With the ambitious agenda of formalizing and embedding financial capability and empowerment work into the fabric of local government, rather than only in the nonprofit sector, the CFE Fund works with local governments and those who partner with them to identify, implement and provide resources to innovative programming and program delivery streams. The CFE Fund is a project of Living Cities, a philanthropic collaborative of the world's largest foundations and financial institutions dedicated to improving the lives of people with low incomes and the cities where they live. To learn more, visit http://www.cfefund.org/.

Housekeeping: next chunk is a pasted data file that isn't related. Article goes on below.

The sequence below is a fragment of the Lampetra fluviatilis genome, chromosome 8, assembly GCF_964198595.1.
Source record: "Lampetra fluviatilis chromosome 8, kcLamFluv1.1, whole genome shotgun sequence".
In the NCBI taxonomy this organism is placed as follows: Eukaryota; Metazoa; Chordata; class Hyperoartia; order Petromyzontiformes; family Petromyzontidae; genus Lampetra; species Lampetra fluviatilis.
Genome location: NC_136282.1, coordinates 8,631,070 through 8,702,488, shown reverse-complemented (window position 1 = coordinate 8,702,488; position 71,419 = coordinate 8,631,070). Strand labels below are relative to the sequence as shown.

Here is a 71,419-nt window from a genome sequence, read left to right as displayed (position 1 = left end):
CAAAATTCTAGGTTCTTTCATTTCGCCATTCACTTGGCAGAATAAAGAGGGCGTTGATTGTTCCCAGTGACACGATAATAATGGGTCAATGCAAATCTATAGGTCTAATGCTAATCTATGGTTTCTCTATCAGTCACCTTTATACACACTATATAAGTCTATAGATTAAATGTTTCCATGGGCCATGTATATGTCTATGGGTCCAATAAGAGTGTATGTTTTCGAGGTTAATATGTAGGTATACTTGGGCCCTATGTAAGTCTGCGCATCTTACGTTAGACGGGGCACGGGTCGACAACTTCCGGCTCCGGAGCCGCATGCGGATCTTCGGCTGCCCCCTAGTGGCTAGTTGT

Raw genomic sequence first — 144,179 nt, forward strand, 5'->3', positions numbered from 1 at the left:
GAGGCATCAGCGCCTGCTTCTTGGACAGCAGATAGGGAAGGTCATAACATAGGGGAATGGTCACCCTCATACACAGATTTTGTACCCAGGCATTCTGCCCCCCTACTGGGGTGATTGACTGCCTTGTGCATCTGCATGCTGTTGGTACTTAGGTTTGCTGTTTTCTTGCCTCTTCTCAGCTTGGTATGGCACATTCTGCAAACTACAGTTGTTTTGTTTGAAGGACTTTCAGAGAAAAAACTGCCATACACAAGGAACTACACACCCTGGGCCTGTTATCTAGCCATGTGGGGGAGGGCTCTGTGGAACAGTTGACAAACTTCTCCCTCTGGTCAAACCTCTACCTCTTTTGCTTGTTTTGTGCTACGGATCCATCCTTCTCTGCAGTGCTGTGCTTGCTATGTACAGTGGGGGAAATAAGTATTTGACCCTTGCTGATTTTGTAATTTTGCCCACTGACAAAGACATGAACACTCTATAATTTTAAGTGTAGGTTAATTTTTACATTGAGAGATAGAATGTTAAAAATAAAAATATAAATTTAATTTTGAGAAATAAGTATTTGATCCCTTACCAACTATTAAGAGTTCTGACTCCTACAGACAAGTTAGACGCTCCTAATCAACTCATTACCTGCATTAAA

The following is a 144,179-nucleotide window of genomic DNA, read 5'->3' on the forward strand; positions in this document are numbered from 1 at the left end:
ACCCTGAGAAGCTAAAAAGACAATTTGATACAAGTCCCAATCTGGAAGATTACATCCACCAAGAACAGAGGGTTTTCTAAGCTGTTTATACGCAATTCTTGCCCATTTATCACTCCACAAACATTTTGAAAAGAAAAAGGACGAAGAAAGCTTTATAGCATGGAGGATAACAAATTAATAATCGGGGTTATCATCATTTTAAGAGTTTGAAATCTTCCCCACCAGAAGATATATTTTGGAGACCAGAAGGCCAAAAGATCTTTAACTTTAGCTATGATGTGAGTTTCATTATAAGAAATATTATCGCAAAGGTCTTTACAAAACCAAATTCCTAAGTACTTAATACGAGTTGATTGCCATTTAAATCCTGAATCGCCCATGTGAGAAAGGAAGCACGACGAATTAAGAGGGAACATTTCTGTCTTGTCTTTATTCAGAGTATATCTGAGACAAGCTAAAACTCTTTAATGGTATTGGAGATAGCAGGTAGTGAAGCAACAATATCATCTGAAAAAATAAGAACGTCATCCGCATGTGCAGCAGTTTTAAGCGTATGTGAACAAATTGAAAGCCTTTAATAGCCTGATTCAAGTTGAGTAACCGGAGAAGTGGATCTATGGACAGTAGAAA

Please note: The PDF generated using this link is not 508-compliant and is provided as a courtesy for those who wish to print the material. For a fully accessible version of this newsletter, please read the web-based version.